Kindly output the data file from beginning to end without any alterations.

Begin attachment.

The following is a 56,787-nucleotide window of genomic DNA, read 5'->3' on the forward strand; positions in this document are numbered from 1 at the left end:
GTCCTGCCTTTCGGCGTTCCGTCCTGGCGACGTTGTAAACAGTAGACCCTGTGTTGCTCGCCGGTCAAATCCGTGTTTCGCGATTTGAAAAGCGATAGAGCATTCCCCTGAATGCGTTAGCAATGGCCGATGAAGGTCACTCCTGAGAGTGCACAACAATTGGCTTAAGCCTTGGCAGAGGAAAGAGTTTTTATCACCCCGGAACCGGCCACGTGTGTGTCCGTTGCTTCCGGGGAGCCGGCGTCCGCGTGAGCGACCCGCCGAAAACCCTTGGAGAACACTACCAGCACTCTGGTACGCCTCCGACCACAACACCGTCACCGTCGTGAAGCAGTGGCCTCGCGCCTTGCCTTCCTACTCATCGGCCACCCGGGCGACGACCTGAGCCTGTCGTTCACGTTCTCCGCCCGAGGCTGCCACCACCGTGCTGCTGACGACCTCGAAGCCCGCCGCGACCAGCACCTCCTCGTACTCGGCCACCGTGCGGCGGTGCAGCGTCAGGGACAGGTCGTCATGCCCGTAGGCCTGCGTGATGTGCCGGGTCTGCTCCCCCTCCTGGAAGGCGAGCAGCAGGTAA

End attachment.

The following is a 56,787-nucleotide window of genomic DNA, read 5'->3' on the forward strand; positions in this document are numbered from 1 at the left end:
GTCCTGCCTTTCGGCGTTCCGTCCTGGCGACGTTGTAAACAGTAGACCCTGTGTTGCTCGCCGGTCAAATCCGTGTTTCGCGATTTGAAAAGCGATAGAGCATTCCCCTGAATGCGTTAGCAATGGCCGATGAAGGTCACTCCTGAGAGTGCACAACAATTGGCTTAAGCCTTGGCAGAGGAAAGAGTTTTTATCACCCCGGAACCGGCCACGTGTGTGTCCGTTGCTTCCGGGGAGCCGGCGTCCGCGTGAGCGACCCGCCGAAAACCCTTGGAGAACACTACCAGCACTCTGGTACGCCTCCGACCACAACACCGTCACCGTCGTGAAGCAGTGGCCTCGCGCCTTGCCTTCCTACTCATCGGCCACCCGGGCGACGACCTGAGCCTGTCGTTCACGTTCTCCGCCCGAGGCTGCCACCACCGTGCTGCTGACGACCTCGAAGCCCGCCGCGACCAGCACCTCCTCGTACTCGGCCACCGTGCGGCGGTGCAGCGTCAGGGACAGGTCGTCATGCCCGTAGGCCTGCGTGATGTGCCGGGTCTGCTCCCCCTCCTGGAAGGCGAGCAGCAGGTAA